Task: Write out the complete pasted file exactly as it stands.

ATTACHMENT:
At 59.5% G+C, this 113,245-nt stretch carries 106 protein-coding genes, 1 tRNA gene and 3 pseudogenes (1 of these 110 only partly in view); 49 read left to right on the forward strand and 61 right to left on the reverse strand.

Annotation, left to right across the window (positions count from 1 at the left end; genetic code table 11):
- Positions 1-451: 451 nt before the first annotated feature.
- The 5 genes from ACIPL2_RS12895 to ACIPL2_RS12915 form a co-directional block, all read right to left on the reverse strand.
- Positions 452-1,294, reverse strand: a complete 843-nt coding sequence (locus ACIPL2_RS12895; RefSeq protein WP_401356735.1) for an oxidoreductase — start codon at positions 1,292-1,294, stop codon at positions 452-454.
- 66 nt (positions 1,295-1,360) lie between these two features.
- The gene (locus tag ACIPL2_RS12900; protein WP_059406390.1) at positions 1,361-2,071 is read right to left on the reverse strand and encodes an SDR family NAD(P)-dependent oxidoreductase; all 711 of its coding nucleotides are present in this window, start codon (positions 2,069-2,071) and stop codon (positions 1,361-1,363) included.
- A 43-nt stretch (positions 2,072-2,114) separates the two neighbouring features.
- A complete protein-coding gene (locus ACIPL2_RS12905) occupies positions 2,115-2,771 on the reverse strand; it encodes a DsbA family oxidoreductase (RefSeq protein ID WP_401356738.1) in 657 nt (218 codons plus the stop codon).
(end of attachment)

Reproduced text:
At 59.5% G+C, this 113,245-nt stretch carries 106 protein-coding genes, 1 tRNA gene and 3 pseudogenes (1 of these 110 only partly in view); 49 read left to right on the forward strand and 61 right to left on the reverse strand.

Annotation, left to right across the window (positions count from 1 at the left end; genetic code table 11):
- Positions 1-451: 451 nt before the first annotated feature.
- The 5 genes from ACIPL2_RS12895 to ACIPL2_RS12915 form a co-directional block, all read right to left on the reverse strand.
- Positions 452-1,294, reverse strand: a complete 843-nt coding sequence (locus ACIPL2_RS12895; RefSeq protein WP_401356735.1) for an oxidoreductase — start codon at positions 1,292-1,294, stop codon at positions 452-454.
- 66 nt (positions 1,295-1,360) lie between these two features.
- The gene (locus tag ACIPL2_RS12900; protein WP_059406390.1) at positions 1,361-2,071 is read right to left on the reverse strand and encodes an SDR family NAD(P)-dependent oxidoreductase; all 711 of its coding nucleotides are present in this window, start codon (positions 2,069-2,071) and stop codon (positions 1,361-1,363) included.
- A 43-nt stretch (positions 2,072-2,114) separates the two neighbouring features.
- A complete protein-coding gene (locus ACIPL2_RS12905) occupies positions 2,115-2,771 on the reverse strand; it encodes a DsbA family oxidoreductase (RefSeq protein ID WP_401356738.1) in 657 nt (218 codons plus the stop codon).